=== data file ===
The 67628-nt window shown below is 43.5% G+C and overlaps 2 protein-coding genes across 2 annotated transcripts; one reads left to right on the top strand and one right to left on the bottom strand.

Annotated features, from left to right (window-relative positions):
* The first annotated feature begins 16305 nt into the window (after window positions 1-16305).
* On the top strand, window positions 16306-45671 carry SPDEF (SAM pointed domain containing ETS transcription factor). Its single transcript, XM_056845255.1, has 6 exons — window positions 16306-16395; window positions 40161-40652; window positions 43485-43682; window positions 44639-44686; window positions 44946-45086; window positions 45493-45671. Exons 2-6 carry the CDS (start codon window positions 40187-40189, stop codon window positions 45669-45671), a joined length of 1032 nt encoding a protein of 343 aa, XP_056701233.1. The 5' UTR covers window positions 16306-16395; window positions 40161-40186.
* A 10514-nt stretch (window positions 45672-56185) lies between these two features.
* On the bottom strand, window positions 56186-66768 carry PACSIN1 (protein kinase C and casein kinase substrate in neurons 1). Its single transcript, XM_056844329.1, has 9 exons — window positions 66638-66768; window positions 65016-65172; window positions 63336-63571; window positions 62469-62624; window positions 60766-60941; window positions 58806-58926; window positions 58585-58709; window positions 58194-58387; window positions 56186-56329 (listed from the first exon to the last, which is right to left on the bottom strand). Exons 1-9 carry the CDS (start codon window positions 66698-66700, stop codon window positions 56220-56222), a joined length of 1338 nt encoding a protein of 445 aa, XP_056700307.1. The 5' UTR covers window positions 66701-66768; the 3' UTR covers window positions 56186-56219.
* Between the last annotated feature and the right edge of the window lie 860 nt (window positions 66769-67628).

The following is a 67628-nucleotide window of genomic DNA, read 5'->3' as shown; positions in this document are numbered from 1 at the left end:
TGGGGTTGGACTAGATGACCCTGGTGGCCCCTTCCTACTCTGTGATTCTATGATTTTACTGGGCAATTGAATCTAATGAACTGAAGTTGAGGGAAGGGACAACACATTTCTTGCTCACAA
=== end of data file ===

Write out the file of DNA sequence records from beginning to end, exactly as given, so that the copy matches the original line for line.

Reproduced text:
The 67628-nt window shown below is 43.5% G+C and overlaps 2 protein-coding genes across 2 annotated transcripts; one reads left to right on the top strand and one right to left on the bottom strand.

Annotated features, from left to right (window-relative positions):
* The first annotated feature begins 16305 nt into the window (after window positions 1-16305).
* On the top strand, window positions 16306-45671 carry SPDEF (SAM pointed domain containing ETS transcription factor). Its single transcript, XM_056845255.1, has 6 exons — window positions 16306-16395; window positions 40161-40652; window positions 43485-43682; window positions 44639-44686; window positions 44946-45086; window positions 45493-45671. Exons 2-6 carry the CDS (start codon window positions 40187-40189, stop codon window positions 45669-45671), a joined length of 1032 nt encoding a protein of 343 aa, XP_056701233.1. The 5' UTR covers window positions 16306-16395; window positions 40161-40186.
* A 10514-nt stretch (window positions 45672-56185) lies between these two features.
* On the bottom strand, window positions 56186-66768 carry PACSIN1 (protein kinase C and casein kinase substrate in neurons 1). Its single transcript, XM_056844329.1, has 9 exons — window positions 66638-66768; window positions 65016-65172; window positions 63336-63571; window positions 62469-62624; window positions 60766-60941; window positions 58806-58926; window positions 58585-58709; window positions 58194-58387; window positions 56186-56329 (listed from the first exon to the last, which is right to left on the bottom strand). Exons 1-9 carry the CDS (start codon window positions 66698-66700, stop codon window positions 56220-56222), a joined length of 1338 nt encoding a protein of 445 aa, XP_056700307.1. The 5' UTR covers window positions 66701-66768; the 3' UTR covers window positions 56186-56219.
* Between the last annotated feature and the right edge of the window lie 860 nt (window positions 66769-67628).

The following is a 67628-nucleotide window of genomic DNA, read 5'->3' as shown; positions in this document are numbered from 1 at the left end:
TGGGGTTGGACTAGATGACCCTGGTGGCCCCTTCCTACTCTGTGATTCTATGATTTTACTGGGCAATTGAATCTAATGAACTGAAGTTGAGGGAAGGGACAACACATTTCTTGCTCACAA